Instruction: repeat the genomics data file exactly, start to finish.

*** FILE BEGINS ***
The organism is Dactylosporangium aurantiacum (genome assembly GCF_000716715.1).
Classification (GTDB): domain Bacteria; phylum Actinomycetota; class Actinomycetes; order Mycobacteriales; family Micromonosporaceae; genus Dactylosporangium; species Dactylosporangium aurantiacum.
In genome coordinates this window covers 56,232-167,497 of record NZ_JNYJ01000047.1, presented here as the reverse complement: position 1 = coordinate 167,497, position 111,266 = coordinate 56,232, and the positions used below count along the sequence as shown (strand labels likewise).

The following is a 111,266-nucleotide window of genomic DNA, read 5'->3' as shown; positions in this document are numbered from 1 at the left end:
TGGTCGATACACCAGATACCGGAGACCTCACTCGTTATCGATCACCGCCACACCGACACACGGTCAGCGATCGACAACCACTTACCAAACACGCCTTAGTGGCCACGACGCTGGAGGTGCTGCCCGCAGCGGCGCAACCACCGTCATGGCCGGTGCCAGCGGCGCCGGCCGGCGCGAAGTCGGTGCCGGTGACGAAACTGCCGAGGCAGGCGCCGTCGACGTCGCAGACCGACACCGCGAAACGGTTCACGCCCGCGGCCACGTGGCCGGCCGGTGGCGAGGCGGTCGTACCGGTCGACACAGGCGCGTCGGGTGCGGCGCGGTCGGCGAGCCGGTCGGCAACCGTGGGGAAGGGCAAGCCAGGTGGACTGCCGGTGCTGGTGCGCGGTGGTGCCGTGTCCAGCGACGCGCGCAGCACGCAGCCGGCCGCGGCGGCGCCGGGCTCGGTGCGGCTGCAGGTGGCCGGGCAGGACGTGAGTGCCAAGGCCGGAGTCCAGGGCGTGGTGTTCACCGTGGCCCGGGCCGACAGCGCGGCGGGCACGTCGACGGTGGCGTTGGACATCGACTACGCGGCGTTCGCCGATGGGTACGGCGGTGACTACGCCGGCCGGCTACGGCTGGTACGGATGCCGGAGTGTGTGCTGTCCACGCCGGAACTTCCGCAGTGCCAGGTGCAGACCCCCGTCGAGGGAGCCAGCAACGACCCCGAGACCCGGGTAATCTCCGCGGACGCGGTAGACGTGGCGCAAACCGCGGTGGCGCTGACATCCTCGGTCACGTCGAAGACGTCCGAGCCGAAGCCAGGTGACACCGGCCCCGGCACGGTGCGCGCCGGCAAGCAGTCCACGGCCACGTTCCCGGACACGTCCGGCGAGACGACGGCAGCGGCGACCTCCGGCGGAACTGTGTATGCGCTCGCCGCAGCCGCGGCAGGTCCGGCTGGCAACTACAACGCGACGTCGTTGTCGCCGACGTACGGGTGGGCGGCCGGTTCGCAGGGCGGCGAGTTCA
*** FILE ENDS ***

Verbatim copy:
The organism is Dactylosporangium aurantiacum (genome assembly GCF_000716715.1).
Classification (GTDB): domain Bacteria; phylum Actinomycetota; class Actinomycetes; order Mycobacteriales; family Micromonosporaceae; genus Dactylosporangium; species Dactylosporangium aurantiacum.
In genome coordinates this window covers 56,232-167,497 of record NZ_JNYJ01000047.1, presented here as the reverse complement: position 1 = coordinate 167,497, position 111,266 = coordinate 56,232, and the positions used below count along the sequence as shown (strand labels likewise).

The following is a 111,266-nucleotide window of genomic DNA, read 5'->3' as shown; positions in this document are numbered from 1 at the left end:
TGGTCGATACACCAGATACCGGAGACCTCACTCGTTATCGATCACCGCCACACCGACACACGGTCAGCGATCGACAACCACTTACCAAACACGCCTTAGTGGCCACGACGCTGGAGGTGCTGCCCGCAGCGGCGCAACCACCGTCATGGCCGGTGCCAGCGGCGCCGGCCGGCGCGAAGTCGGTGCCGGTGACGAAACTGCCGAGGCAGGCGCCGTCGACGTCGCAGACCGACACCGCGAAACGGTTCACGCCCGCGGCCACGTGGCCGGCCGGTGGCGAGGCGGTCGTACCGGTCGACACAGGCGCGTCGGGTGCGGCGCGGTCGGCGAGCCGGTCGGCAACCGTGGGGAAGGGCAAGCCAGGTGGACTGCCGGTGCTGGTGCGCGGTGGTGCCGTGTCCAGCGACGCGCGCAGCACGCAGCCGGCCGCGGCGGCGCCGGGCTCGGTGCGGCTGCAGGTGGCCGGGCAGGACGTGAGTGCCAAGGCCGGAGTCCAGGGCGTGGTGTTCACCGTGGCCCGGGCCGACAGCGCGGCGGGCACGTCGACGGTGGCGTTGGACATCGACTACGCGGCGTTCGCCGATGGGTACGGCGGTGACTACGCCGGCCGGCTACGGCTGGTACGGATGCCGGAGTGTGTGCTGTCCACGCCGGAACTTCCGCAGTGCCAGGTGCAGACCCCCGTCGAGGGAGCCAGCAACGACCCCGAGACCCGGGTAATCTCCGCGGACGCGGTAGACGTGGCGCAAACCGCGGTGGCGCTGACATCCTCGGTCACGTCGAAGACGTCCGAGCCGAAGCCAGGTGACACCGGCCCCGGCACGGTGCGCGCCGGCAAGCAGTCCACGGCCACGTTCCCGGACACGTCCGGCGAGACGACGGCAGCGGCGACCTCCGGCGGAACTGTGTATGCGCTCGCCGCAGCCGCGGCAGGTCCGGCTGGCAACTACAACGCGACGTCGTTGTCGCCGACGTACGGGTGGGCGGCCGGTTCGCAGGGCGGCGAGTTCA